The nineteenth century seed and nusery catalogs often included an image of a suburban home with a lawn and garden. That illustration confirmed what was happening around large cities across the country. People were moving to suburbs because they wanted a lawn and garden which meant a chance to be closer to nature.
Phildelphia nurseryman Thomas Meehan wrote in his magazine Gardener’s Monthly in 1876: “Those who have now their town house for winter, and country seat for summer, are among the rarest of American citizens. Gardening at country seats is almost of the past. There is little demand for that class of horticultural talent that this system called for. On the other hand it is a pleasure to note that suburban gardening is largely on the increase. The small places, from one to ten acres, are more numerous than they used to be.”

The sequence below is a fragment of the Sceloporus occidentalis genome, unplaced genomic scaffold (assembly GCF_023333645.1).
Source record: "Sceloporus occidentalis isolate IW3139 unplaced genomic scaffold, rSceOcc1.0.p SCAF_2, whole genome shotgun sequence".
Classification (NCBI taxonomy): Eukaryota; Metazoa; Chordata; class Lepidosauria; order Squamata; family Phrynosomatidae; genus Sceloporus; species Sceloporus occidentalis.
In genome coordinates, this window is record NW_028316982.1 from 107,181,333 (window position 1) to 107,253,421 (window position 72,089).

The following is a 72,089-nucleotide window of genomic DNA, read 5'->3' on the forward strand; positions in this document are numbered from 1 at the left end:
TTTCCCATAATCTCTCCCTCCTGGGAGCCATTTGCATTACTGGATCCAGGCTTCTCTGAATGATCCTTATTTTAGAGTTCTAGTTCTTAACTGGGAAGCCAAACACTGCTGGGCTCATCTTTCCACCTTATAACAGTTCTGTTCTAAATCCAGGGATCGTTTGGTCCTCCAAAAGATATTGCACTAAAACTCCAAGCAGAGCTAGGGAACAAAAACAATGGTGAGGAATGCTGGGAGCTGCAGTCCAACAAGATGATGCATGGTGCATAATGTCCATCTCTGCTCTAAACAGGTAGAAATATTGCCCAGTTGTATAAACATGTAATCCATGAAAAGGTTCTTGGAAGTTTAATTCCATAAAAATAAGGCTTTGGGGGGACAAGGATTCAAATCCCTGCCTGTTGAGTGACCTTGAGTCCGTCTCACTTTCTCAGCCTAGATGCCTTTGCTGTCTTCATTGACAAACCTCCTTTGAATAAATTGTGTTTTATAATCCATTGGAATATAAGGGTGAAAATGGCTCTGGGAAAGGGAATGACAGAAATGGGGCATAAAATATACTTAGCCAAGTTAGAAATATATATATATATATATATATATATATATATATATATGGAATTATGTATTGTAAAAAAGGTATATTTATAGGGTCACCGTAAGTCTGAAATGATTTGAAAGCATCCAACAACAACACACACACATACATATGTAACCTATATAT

In his new book Eden on the Charles: The Making of Boston Michael Rawson devotes a chapter to growth of the suburbs in nineteenth century Boston. He writes, “The independent pastoral suburb was more than just a new kind of place. It represented a new set of relationships between people and nature.”
People left the cities to find that link with nature, which often meant a lawn and a garden, in keeping with what horticulturalists like seedsmen and nursery owners promoted. The landscape style of course was English with a lawn and flowerbeds of annuals dotting the lawn in true Victorian style.